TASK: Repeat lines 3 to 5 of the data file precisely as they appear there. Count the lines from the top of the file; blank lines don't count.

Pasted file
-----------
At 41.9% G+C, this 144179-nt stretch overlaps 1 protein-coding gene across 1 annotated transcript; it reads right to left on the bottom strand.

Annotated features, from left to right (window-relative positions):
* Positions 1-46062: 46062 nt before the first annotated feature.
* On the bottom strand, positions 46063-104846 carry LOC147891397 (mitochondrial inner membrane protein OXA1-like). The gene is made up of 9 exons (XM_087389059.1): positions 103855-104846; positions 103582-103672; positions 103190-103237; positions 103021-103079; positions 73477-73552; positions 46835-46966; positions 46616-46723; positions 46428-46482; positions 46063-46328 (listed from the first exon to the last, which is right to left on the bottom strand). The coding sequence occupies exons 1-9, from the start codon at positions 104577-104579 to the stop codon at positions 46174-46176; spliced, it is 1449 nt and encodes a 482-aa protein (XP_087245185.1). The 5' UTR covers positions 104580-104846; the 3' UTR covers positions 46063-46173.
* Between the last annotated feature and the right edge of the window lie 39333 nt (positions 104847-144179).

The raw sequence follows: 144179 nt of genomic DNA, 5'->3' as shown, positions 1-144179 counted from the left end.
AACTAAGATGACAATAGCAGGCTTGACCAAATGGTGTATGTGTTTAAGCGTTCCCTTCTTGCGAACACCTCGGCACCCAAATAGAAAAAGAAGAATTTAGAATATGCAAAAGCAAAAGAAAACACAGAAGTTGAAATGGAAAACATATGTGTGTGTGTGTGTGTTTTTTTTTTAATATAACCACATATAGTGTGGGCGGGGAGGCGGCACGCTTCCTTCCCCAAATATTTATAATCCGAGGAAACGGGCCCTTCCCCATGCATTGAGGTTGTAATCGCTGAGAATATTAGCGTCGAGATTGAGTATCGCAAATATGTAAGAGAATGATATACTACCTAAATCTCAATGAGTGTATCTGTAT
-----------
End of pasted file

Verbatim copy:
* Positions 1-46062: 46062 nt before the first annotated feature.
* On the bottom strand, positions 46063-104846 carry LOC147891397 (mitochondrial inner membrane protein OXA1-like). The gene is made up of 9 exons (XM_087389059.1): positions 103855-104846; positions 103582-103672; positions 103190-103237; positions 103021-103079; positions 73477-73552; positions 46835-46966; positions 46616-46723; positions 46428-46482; positions 46063-46328 (listed from the first exon to the last, which is right to left on the bottom strand). The coding sequence occupies exons 1-9, from the start codon at positions 104577-104579 to the stop codon at positions 46174-46176; spliced, it is 1449 nt and encodes a 482-aa protein (XP_087245185.1). The 5' UTR covers positions 104580-104846; the 3' UTR covers positions 46063-46173.
* Between the last annotated feature and the right edge of the window lie 39333 nt (positions 104847-144179).